But there's a recognition that cultural amenities alone won't bring people to Rochester. The hospitality of local residents also plays a vital role, especially religious groups that serve as patrons to some visiting patients who lack the means to afford medical care.
Anna and Oleg Pecherskii originally came from Moscow in 2010 so their 14-month-old son, Roman, could get a kidney transplant. They returned to Russia, where Oleg worked as a software engineer and Anna as a financial manager. But when they found it difficult to get the right medication and care for Roman, they left their native land and moved to Rochester in 2012 with Roman, now a healthy and lively 5-year-old, and his 13-year-old brother, Sergei.
Shortly after Roman was born, the doctors in Russia "told us he will die because he didn't have a [functioning] kidney," Anna said. "I didn't believe he would die. They said, 'Don't have hope.' No hospital in Moscow would take him. Oleg found Mayo Clinic on the Internet."
Oleg recently received a work permit and Anna volunteers locally. But until they get on their feet, they've been helped by charitable sponsors from Rochester. They also benefited from a "kidney exchange," in which Oleg donated his kidney to an American woman in exchange for the kidney that was removed from a young man to be transplanted in Roman.
Over the past few decades, Mayo Clinic has expanded its footprint by setting up clinics and acquiring hospitals in 72 communities across the Midwest. It also has satellite operations in Scottsdale, Ariz., and Jacksonville, Fla., and a network of telemedicine alliances in the United States and Mexico, including one with Dartmouth-Hitchcock Medical Center in Lebanon, N.H., in which Mayo specialists collaborate with partner hospitals on patient care.
While it is now a nonprofit insitution generating $10 billion in annual revenue, Mayo has resisted invitations to build new hospitals overseas, as some of its peers are doing. "We're asked multiple times a month to build a hospital in China or India," said Noseworthy. "We could do it, but it would be hard to manage it. We feel that we can't scale our culture."
That means that the flow of patients to southeast Minnesota will continue. Among the notables treated by Mayo doctors have been former President Ronald Reagan, hotelier Conrad Hilton, country music singer Glen Campbell, and Jordan's King Hussein, who used to fly himself to Rochester and park his private L-1011 jet on a runway at the local airport.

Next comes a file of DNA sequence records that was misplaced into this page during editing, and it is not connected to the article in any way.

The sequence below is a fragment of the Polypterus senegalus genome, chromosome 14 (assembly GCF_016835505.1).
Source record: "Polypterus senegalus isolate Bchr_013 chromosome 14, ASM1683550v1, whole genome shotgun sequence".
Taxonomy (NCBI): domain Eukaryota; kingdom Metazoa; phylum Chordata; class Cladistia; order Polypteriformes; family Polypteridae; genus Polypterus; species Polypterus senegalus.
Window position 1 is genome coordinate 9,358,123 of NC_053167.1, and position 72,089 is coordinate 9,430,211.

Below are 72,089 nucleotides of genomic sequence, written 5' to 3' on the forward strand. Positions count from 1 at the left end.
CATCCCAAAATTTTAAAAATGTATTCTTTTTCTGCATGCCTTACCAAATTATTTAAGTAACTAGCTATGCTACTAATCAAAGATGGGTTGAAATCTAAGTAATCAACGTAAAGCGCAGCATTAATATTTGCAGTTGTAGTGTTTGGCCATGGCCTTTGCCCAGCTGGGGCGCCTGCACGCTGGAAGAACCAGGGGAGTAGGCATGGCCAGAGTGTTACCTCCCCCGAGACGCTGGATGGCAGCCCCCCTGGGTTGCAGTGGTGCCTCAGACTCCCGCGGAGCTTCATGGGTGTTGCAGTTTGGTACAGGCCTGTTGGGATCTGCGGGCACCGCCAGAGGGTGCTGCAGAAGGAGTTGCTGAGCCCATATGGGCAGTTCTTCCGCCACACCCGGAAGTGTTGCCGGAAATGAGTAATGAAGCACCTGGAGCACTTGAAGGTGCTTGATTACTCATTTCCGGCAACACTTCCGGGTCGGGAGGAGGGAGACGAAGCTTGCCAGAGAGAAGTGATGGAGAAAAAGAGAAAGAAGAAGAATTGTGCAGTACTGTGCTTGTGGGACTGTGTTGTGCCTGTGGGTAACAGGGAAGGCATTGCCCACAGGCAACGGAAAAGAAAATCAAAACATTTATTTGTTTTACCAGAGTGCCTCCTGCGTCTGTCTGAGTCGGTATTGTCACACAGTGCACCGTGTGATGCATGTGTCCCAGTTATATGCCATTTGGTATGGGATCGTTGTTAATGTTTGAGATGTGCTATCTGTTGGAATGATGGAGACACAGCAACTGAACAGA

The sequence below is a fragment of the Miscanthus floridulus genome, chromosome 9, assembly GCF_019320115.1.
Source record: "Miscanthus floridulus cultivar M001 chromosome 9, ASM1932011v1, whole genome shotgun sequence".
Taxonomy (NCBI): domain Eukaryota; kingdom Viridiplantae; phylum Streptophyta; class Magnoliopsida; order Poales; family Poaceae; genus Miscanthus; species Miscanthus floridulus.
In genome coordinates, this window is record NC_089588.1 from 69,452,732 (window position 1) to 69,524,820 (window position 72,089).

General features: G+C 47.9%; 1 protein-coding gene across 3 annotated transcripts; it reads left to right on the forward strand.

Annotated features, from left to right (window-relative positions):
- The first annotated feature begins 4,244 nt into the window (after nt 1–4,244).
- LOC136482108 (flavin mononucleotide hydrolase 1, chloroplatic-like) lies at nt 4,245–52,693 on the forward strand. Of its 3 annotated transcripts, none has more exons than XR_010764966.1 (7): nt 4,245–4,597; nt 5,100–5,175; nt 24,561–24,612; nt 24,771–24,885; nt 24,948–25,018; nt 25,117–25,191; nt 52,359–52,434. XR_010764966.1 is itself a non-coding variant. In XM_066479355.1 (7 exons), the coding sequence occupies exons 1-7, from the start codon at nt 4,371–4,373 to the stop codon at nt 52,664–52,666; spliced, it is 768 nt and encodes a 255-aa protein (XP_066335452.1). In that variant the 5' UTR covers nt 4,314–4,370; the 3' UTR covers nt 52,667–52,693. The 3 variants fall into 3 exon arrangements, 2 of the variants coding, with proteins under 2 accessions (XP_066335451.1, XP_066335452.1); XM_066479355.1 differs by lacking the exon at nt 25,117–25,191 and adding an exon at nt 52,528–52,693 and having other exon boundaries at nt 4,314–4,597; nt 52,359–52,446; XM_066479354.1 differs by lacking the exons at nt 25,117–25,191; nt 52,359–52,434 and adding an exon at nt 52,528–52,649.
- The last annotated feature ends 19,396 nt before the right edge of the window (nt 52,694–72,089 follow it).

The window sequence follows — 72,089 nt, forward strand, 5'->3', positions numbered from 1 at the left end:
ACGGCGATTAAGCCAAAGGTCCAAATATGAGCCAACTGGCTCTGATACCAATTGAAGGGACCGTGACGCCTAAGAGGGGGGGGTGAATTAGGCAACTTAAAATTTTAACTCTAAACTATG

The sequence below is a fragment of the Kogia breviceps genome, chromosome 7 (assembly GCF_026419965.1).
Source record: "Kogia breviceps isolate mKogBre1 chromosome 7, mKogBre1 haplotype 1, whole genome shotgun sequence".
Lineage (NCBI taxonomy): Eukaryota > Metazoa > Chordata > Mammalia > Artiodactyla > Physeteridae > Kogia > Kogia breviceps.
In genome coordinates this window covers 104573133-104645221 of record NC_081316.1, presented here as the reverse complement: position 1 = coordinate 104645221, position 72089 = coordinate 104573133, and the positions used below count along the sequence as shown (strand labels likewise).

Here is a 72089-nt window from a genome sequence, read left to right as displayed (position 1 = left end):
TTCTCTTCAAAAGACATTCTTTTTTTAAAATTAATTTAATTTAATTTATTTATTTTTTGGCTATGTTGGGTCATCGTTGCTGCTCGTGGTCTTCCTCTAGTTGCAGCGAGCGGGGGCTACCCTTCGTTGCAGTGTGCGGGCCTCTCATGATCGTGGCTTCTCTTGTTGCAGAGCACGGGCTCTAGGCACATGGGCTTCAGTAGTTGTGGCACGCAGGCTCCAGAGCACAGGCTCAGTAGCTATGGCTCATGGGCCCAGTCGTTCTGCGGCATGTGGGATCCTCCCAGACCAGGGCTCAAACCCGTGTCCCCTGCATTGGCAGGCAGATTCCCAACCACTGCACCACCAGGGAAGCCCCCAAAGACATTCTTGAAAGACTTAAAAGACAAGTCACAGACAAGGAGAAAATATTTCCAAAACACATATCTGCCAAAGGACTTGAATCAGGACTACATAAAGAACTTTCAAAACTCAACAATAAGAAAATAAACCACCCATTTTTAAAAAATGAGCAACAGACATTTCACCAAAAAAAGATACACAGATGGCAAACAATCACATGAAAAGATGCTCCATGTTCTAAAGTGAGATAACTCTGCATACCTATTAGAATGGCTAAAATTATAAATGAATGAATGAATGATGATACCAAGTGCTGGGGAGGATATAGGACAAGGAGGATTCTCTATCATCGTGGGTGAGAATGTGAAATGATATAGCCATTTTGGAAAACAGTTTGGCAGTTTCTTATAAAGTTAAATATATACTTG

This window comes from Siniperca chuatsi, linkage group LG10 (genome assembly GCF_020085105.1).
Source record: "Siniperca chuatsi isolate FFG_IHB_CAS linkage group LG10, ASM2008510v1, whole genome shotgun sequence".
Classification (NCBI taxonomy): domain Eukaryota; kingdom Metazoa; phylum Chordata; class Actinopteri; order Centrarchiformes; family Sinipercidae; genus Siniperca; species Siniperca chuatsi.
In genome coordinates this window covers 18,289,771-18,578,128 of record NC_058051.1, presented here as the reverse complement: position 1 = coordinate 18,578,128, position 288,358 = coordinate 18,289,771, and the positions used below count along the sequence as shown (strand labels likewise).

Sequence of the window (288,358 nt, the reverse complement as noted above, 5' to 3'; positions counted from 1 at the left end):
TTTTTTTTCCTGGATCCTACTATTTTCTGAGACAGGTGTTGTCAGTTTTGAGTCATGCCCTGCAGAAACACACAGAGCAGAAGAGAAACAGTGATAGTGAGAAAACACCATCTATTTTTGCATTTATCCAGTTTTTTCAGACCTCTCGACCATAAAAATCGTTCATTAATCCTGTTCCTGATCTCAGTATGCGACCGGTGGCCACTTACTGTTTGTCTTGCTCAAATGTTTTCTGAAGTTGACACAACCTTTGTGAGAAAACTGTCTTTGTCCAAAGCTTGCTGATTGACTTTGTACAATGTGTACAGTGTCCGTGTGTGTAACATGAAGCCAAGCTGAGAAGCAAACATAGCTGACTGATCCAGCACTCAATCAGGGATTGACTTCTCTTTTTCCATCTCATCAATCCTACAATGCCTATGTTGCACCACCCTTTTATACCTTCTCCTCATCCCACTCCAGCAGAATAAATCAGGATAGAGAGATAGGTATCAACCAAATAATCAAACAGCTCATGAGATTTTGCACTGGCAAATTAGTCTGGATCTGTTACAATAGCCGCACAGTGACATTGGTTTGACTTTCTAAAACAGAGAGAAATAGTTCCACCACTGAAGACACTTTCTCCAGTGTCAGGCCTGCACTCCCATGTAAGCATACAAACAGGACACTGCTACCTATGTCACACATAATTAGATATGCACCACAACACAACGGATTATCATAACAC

When George H. W. Bush parachuted out of an airplane over coastal Maine to celebrate his 90th birthday, "those were Mayo knees and a Mayo hip he was landing on," said Matthew D. Dacy, director of the clinic's Heritage Hall museum.
When patients get here, Mayo tries to schedule their tests, surgeries, and consultations as closely together as possible. "We create a very tight and efficient itinerary for people coming in for a procedure or a diagnosis," said Mayo chief administrative officer Jeffrey W. Bolton.
The journey to Rochester for Wright, 58, began after doctors in Austin and Chicago told her the biopsy she needed would be difficult. She was tested in four labs. "All the tests were being sent to Mayo," she said, "so [her husband] Phil said, 'Why don't we just go to Mayo?' ''
Robles, 49, the Colorado woman who was born with a congenital heart defect called Ebstein's anomaly, hadn't expected to be taking her summer break in Rochester. But when she found herself gasping for breath while hiking this spring, her doctors referred her to a Mayo doctor who specializes in treating the condition. She, too, feels grateful to be here.
"I'm walking around enjoying this little town," said Robles, who recalled eating twice at a Dutch diner during the first days of her visit. "I kind of joke and say it's a vacation, and I'm going to take in some sights. But I probably wouldn't come other than for this very unique, very complex surgery. It's pretty amazing, just the way the hospital is run. They know what they're doing for sure. That's why my doctor referred me here. They're the best of the best."
For Al Obaid, who has been traveling from Kuwait for years for his multiple sclerosis treatments, returning is like attending a reunion.
"Many people from the Gulf are here," his wife, Khaledah, said, "from Saudi Arabia, Qatar, Emirates, Bahrain. Many of them we see every year. We go out to dinner."